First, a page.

Realism In Gustave Flaubert's Madame Bovary

1088 Words5 Pages
Realism is a major theme in Gustave Flaubert’s, Madame Bovary. Flaubert’s minute notation to the physical world is what brings the book to life. By adding excessive detail to certain aspects of the book, the reader is able to picture these moments, making the novel all the more life-like. Although Flaubert does an outstanding job of providing the reader with details to convey the idea of realism, he may be giving too many details. There are several instances in the book where it feels as though Flaubert put too much thought into the details and perhaps confuses the reader with adjectives that may be unfamiliar to them. For example, in part one chapter four, Flaubert takes several lines describing Charles and Emma’s wedding cake. The cake is broken down into tiers and the reader is given a lengthy description of each of the three tiers. In the description, Flaubert used words like “porticoes,” “colonnades,” and “stucco” (Flaubert, 25). The description of the cake gives the reader the illusion that they can envision it, but unless they know the meaning to every word used to describe the…show more content…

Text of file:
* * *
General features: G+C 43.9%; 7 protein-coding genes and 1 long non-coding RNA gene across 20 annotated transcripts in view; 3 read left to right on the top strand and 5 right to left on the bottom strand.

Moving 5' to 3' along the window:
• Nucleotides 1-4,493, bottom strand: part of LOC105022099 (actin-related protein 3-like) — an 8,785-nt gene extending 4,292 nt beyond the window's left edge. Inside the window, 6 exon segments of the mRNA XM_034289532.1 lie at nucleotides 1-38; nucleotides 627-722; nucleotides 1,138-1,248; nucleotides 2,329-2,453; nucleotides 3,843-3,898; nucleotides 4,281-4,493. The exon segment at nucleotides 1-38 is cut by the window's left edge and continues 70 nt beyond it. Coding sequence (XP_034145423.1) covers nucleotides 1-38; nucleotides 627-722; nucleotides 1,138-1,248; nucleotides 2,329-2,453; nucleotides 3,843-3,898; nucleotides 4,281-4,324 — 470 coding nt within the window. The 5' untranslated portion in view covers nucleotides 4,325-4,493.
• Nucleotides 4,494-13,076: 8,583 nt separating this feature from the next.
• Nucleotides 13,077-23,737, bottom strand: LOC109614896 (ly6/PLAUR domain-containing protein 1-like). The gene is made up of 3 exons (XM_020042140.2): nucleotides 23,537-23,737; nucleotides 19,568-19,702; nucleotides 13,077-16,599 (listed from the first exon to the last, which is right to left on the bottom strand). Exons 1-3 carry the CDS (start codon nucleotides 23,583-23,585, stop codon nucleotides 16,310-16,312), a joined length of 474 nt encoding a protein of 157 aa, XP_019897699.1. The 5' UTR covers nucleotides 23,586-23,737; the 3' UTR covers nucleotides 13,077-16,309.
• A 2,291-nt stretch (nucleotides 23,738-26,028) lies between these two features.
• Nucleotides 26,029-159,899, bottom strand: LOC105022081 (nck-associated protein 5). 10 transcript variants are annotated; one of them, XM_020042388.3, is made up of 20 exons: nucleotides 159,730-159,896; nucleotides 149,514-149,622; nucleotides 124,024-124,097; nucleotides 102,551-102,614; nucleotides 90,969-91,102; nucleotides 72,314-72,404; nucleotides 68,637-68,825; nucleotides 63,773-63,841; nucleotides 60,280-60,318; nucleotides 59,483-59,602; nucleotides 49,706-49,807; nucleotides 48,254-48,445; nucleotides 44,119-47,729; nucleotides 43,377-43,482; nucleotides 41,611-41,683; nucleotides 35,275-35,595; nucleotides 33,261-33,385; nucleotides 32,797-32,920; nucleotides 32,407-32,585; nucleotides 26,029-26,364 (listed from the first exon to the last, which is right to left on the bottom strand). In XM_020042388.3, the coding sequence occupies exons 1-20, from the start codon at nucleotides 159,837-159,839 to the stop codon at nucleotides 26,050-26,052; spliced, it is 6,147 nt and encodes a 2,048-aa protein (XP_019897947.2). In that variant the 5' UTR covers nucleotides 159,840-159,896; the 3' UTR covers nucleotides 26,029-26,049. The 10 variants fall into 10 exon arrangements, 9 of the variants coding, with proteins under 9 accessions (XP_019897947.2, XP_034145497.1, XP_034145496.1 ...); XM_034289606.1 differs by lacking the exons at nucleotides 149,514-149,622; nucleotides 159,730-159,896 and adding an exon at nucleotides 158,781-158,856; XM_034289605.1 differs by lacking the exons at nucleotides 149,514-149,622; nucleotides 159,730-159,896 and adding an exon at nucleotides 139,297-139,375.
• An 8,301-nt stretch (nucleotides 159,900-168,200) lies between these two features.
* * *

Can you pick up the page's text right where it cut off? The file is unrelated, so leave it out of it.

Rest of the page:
It is important to understand that using lengthy descriptions is Flaubert’s way of conveying realism to his audience throughout his novel. When reading these passages in the novel the hope is that the reader gets a chance to understand Flaubert more and realize that this is his way of showing and sharing his perspective of the real would with you. By understanding why an author does something, as the reader not only do you connect with the author on a more personal level, but you connect with the novel more. By connecting with the author and book, the hope is that you become more interested and investing in not only the book itself but each and every one of the
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